No, Penn Entertainment will not divorce from the brand; they’re in too deep. And while single digits in market share is not the ROI anyone was hoping for in the deal, it’s better than leaving the Stoolies behind from here on out and having … no customer base.
Regrets are another matter, but Penn has to draw dead om its sunk cost. The least the boys from Barstool can do — if they can’t deliver results worthy of occasional headaches — is behave.
8. More in-app free money will be available Jan. 1
This is less of a take and more of a tip for Ohio sports bettors.
Not only are the sports betting apps offering free cash in pre-launch signup bonuses, but there will also be even more free money.
In the past, FanDuel has done promos in newly launched states where each bettor on the local team’s side moves the point spread a point until it becomes a number that’s a guaranteed winner. DraftKings Sportsbook has also done similar “no-brainer” bets.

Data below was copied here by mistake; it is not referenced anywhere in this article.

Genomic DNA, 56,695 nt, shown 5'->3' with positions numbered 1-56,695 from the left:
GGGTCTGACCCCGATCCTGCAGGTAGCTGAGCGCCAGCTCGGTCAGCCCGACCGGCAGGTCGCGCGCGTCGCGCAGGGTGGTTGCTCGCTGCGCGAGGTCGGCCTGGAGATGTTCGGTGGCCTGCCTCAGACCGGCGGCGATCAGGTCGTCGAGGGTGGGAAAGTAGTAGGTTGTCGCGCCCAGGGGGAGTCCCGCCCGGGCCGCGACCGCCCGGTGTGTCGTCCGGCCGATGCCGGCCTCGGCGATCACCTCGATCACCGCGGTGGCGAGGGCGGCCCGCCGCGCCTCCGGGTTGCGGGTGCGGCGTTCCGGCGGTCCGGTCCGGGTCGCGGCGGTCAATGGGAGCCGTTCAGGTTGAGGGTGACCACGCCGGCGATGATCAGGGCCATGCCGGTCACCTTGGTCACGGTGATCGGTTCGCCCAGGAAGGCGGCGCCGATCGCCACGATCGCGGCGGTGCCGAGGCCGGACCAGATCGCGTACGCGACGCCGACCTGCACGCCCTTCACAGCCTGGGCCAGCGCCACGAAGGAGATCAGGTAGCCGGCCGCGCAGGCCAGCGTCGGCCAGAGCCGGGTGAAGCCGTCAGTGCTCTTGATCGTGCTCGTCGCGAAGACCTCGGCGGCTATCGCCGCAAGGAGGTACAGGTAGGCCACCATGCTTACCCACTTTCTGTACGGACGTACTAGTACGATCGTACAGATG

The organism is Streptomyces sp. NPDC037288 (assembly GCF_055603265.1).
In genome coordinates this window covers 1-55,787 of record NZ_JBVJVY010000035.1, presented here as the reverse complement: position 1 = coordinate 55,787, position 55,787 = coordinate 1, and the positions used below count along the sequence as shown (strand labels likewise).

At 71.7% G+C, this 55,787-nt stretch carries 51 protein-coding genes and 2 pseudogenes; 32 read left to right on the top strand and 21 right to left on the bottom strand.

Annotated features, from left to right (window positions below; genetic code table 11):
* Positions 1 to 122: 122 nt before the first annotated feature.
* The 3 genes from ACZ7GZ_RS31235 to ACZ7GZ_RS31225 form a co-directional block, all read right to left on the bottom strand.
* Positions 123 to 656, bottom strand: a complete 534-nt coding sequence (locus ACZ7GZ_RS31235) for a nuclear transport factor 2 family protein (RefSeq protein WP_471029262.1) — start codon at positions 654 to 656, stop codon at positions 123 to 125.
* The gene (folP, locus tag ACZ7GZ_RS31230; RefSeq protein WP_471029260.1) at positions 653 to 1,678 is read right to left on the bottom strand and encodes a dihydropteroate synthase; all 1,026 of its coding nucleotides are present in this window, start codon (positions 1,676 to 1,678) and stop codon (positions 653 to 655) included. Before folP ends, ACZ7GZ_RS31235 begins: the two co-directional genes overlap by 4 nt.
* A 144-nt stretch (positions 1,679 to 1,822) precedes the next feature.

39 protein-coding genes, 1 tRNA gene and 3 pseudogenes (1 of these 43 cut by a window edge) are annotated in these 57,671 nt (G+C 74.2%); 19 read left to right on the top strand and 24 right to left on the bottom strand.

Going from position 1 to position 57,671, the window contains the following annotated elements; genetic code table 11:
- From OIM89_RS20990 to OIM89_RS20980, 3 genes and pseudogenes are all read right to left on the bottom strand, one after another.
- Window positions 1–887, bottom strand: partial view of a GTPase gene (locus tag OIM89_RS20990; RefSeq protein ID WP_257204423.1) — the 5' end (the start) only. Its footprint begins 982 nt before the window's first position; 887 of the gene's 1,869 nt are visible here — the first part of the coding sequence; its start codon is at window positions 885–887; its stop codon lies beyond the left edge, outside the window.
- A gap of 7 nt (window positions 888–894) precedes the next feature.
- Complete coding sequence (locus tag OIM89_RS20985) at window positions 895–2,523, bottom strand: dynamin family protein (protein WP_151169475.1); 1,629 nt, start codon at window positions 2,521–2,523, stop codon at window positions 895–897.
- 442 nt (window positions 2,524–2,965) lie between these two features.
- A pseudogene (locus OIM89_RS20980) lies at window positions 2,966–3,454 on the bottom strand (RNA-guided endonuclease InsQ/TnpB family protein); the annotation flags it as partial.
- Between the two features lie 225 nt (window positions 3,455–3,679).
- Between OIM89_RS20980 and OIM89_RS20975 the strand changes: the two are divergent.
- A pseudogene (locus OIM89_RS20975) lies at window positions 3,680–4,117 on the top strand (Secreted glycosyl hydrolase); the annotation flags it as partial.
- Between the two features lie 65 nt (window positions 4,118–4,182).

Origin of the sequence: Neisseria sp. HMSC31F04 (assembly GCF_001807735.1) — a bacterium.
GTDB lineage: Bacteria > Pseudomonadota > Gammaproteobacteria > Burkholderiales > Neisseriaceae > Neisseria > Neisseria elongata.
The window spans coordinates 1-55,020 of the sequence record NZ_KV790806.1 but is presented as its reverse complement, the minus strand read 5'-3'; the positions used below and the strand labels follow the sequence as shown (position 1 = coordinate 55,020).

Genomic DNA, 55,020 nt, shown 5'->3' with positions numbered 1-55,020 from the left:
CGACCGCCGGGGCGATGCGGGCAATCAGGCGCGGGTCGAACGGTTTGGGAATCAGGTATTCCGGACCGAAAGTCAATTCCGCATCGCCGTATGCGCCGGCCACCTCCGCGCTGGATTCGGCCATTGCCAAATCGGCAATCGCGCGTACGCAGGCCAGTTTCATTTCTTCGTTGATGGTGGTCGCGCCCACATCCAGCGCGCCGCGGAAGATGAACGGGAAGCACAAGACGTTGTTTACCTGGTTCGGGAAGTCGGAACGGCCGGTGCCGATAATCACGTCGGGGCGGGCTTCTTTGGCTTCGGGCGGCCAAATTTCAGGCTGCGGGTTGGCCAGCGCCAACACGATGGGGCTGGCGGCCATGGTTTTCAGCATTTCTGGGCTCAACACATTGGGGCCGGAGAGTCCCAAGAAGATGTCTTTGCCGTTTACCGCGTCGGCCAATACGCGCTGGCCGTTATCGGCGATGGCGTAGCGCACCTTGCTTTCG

These might only be available for the first day or two of the online sports betting market, which is all the more reason to get signed up before Jan. 1.
7. Keep an eye on Dan Gilbert
Sorry to be vague here, as this is more of a half-baked take.
Maybe this is my Detroit native bias showing, but the company formerly owned by Michigan billionaire Dan Gilbert making its first move in the online gambling world is interesting to me.
JACK Entertainment was part of Gilbert’s portfolio of companies until he recently sold it. JACK Cleveland Casino will launch sports betting through the BetJACK platform.
Gilbert used to own the former Greektown Casino in Detroit, but the sale to Penn National Gaming ignited rumors that Gilbert might be interested in buying a Detroit sports team.
The Cleveland Cavaliers owner also owns most of downtown Detroit. I’ll be curious to see if Gilbert’s former company eyes possible expansion of the BetJACK app into other states, notably Michigan, as a possibility down the road.
6. More Ohioans will bet Browns games than Bengals